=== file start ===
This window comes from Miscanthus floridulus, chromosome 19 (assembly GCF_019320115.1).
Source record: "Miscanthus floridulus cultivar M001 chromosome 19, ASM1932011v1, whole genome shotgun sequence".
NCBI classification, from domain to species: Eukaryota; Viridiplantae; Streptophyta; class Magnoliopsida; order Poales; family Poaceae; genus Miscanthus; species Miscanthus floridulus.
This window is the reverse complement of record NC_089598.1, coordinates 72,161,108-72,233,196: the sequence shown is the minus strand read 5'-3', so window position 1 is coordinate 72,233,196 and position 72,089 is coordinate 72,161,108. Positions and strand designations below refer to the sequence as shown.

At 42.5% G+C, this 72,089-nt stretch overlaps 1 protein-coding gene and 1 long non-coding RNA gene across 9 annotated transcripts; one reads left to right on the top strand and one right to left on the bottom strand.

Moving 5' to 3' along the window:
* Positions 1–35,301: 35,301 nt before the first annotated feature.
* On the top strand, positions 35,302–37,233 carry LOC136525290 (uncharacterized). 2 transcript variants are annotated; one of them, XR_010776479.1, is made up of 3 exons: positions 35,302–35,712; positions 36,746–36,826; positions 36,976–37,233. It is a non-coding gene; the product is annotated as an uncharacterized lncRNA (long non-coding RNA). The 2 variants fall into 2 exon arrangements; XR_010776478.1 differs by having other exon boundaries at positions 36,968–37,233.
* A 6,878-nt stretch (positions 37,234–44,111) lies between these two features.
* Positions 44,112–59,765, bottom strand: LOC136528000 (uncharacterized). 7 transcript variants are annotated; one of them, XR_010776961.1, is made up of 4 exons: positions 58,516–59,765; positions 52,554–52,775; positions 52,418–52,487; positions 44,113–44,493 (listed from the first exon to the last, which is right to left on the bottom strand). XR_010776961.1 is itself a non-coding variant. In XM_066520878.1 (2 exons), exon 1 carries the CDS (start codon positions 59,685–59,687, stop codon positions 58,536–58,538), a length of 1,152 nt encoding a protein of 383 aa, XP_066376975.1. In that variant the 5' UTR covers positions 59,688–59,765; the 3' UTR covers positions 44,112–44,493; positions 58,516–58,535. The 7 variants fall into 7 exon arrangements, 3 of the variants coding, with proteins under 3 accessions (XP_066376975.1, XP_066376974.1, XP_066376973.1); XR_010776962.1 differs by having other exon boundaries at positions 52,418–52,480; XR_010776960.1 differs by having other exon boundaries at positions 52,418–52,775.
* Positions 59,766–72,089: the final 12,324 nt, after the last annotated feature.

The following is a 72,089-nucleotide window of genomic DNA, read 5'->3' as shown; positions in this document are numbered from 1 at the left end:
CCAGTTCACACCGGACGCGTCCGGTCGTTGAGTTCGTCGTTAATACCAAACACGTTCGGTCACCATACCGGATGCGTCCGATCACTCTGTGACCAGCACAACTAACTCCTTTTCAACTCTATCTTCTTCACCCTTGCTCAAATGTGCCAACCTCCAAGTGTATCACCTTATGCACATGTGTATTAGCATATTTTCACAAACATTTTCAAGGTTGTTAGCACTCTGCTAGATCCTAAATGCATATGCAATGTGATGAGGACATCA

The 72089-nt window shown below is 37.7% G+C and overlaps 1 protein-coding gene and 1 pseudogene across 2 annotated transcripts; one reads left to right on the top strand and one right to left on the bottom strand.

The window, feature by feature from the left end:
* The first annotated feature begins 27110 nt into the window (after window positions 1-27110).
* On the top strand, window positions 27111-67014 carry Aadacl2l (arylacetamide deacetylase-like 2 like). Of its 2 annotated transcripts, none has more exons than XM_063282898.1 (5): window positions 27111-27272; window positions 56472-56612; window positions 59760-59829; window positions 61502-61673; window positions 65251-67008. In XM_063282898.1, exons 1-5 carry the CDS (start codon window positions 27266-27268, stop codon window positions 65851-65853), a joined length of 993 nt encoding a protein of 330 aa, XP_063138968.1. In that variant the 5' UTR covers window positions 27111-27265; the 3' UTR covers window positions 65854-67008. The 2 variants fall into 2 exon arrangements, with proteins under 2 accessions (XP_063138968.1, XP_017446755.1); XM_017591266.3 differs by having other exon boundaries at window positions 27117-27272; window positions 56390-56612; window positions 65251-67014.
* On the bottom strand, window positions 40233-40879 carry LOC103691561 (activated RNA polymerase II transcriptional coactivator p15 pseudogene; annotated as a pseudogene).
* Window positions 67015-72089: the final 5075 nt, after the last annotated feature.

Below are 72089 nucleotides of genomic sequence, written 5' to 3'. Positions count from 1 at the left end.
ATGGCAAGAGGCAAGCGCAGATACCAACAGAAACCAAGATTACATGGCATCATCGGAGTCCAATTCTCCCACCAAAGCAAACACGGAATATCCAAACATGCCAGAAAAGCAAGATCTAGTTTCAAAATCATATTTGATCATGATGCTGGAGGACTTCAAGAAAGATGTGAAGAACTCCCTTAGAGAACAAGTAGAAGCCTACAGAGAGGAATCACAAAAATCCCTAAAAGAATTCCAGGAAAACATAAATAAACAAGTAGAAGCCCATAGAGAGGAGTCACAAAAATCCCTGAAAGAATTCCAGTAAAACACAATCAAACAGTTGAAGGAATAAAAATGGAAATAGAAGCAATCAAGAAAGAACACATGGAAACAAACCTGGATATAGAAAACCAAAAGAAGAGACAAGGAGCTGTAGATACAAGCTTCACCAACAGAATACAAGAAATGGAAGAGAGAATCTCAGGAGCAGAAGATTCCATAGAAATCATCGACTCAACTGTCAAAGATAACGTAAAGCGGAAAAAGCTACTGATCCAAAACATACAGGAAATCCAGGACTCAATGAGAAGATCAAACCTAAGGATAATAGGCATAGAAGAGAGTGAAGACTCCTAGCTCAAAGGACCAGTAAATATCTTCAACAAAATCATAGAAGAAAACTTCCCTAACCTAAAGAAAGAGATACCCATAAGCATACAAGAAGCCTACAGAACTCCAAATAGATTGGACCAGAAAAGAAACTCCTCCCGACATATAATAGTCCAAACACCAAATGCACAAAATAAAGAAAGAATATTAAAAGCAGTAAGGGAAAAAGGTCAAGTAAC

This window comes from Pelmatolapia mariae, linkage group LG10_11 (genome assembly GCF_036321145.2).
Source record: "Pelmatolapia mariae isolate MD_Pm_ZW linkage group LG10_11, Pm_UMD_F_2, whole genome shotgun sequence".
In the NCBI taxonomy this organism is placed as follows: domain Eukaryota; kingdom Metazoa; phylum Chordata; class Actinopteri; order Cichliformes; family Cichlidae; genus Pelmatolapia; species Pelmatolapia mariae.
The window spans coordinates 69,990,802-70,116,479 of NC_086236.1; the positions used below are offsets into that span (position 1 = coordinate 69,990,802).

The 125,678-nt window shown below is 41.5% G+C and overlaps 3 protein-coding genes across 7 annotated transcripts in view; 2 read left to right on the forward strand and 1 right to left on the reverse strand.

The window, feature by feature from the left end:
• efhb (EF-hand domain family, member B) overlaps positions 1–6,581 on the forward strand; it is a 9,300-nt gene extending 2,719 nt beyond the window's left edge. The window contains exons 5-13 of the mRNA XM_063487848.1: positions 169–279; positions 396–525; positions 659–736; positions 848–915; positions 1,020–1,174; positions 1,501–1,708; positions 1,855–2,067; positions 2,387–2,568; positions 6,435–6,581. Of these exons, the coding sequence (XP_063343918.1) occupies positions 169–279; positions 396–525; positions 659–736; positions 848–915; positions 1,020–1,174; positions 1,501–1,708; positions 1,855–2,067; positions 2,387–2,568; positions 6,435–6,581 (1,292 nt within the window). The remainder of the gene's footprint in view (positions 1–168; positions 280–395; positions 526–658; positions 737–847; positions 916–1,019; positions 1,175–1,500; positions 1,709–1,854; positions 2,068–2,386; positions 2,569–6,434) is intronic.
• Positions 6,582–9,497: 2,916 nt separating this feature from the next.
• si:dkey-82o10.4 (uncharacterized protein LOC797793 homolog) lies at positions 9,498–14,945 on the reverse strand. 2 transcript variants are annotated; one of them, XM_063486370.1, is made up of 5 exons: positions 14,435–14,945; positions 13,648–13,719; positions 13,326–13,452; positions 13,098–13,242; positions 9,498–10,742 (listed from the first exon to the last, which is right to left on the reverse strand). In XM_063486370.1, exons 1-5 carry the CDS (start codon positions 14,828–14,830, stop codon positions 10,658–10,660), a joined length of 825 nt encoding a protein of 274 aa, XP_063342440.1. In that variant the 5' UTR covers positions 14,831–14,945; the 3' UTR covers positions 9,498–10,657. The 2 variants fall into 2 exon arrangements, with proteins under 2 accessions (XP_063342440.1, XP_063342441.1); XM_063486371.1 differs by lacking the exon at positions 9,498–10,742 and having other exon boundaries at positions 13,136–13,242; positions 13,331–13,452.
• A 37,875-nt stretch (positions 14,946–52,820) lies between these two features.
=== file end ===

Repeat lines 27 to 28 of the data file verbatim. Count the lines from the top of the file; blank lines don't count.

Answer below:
The window, feature by feature from the left end:
• efhb (EF-hand domain family, member B) overlaps positions 1–6,581 on the forward strand; it is a 9,300-nt gene extending 2,719 nt beyond the window's left edge. The window contains exons 5-13 of the mRNA XM_063487848.1: positions 169–279; positions 396–525; positions 659–736; positions 848–915; positions 1,020–1,174; positions 1,501–1,708; positions 1,855–2,067; positions 2,387–2,568; positions 6,435–6,581. Of these exons, the coding sequence (XP_063343918.1) occupies positions 169–279; positions 396–525; positions 659–736; positions 848–915; positions 1,020–1,174; positions 1,501–1,708; positions 1,855–2,067; positions 2,387–2,568; positions 6,435–6,581 (1,292 nt within the window). The remainder of the gene's footprint in view (positions 1–168; positions 280–395; positions 526–658; positions 737–847; positions 916–1,019; positions 1,175–1,500; positions 1,709–1,854; positions 2,068–2,386; positions 2,569–6,434) is intronic.